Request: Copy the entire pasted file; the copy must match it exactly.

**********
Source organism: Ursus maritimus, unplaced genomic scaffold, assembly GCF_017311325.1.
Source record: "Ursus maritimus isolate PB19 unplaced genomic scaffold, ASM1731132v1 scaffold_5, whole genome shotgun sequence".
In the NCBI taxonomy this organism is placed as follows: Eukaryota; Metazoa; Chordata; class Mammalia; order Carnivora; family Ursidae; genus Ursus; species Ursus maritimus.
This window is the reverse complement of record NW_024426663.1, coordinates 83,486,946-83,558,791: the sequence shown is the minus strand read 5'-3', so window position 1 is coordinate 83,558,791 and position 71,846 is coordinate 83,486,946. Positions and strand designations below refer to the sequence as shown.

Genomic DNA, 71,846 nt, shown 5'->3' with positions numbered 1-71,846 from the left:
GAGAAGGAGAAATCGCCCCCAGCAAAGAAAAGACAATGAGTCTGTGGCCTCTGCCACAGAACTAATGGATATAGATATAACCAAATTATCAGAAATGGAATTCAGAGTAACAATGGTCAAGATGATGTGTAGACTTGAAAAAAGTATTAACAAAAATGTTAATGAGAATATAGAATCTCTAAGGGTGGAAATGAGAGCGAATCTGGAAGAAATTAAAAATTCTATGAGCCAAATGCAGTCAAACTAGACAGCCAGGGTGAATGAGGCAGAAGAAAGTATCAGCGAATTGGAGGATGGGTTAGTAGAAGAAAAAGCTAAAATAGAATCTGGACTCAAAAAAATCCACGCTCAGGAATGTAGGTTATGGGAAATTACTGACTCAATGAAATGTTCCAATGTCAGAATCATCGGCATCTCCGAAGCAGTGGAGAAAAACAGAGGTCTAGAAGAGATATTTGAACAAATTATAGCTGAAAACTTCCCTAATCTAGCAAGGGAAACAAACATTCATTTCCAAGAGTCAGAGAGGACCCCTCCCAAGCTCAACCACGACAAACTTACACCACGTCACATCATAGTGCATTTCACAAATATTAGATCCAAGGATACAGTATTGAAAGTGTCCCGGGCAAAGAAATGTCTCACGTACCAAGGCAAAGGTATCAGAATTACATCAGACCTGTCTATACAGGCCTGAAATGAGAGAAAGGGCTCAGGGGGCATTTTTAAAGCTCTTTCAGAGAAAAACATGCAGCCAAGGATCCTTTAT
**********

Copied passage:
Source organism: Ursus maritimus, unplaced genomic scaffold, assembly GCF_017311325.1.
Source record: "Ursus maritimus isolate PB19 unplaced genomic scaffold, ASM1731132v1 scaffold_5, whole genome shotgun sequence".
In the NCBI taxonomy this organism is placed as follows: Eukaryota; Metazoa; Chordata; class Mammalia; order Carnivora; family Ursidae; genus Ursus; species Ursus maritimus.
This window is the reverse complement of record NW_024426663.1, coordinates 83,486,946-83,558,791: the sequence shown is the minus strand read 5'-3', so window position 1 is coordinate 83,558,791 and position 71,846 is coordinate 83,486,946. Positions and strand designations below refer to the sequence as shown.

Genomic DNA, 71,846 nt, shown 5'->3' with positions numbered 1-71,846 from the left:
GAGAAGGAGAAATCGCCCCCAGCAAAGAAAAGACAATGAGTCTGTGGCCTCTGCCACAGAACTAATGGATATAGATATAACCAAATTATCAGAAATGGAATTCAGAGTAACAATGGTCAAGATGATGTGTAGACTTGAAAAAAGTATTAACAAAAATGTTAATGAGAATATAGAATCTCTAAGGGTGGAAATGAGAGCGAATCTGGAAGAAATTAAAAATTCTATGAGCCAAATGCAGTCAAACTAGACAGCCAGGGTGAATGAGGCAGAAGAAAGTATCAGCGAATTGGAGGATGGGTTAGTAGAAGAAAAAGCTAAAATAGAATCTGGACTCAAAAAAATCCACGCTCAGGAATGTAGGTTATGGGAAATTACTGACTCAATGAAATGTTCCAATGTCAGAATCATCGGCATCTCCGAAGCAGTGGAGAAAAACAGAGGTCTAGAAGAGATATTTGAACAAATTATAGCTGAAAACTTCCCTAATCTAGCAAGGGAAACAAACATTCATTTCCAAGAGTCAGAGAGGACCCCTCCCAAGCTCAACCACGACAAACTTACACCACGTCACATCATAGTGCATTTCACAAATATTAGATCCAAGGATACAGTATTGAAAGTGTCCCGGGCAAAGAAATGTCTCACGTACCAAGGCAAAGGTATCAGAATTACATCAGACCTGTCTATACAGGCCTGAAATGAGAGAAAGGGCTCAGGGGGCATTTTTAAAGCTCTTTCAGAGAAAAACATGCAGCCAAGGATCCTTTAT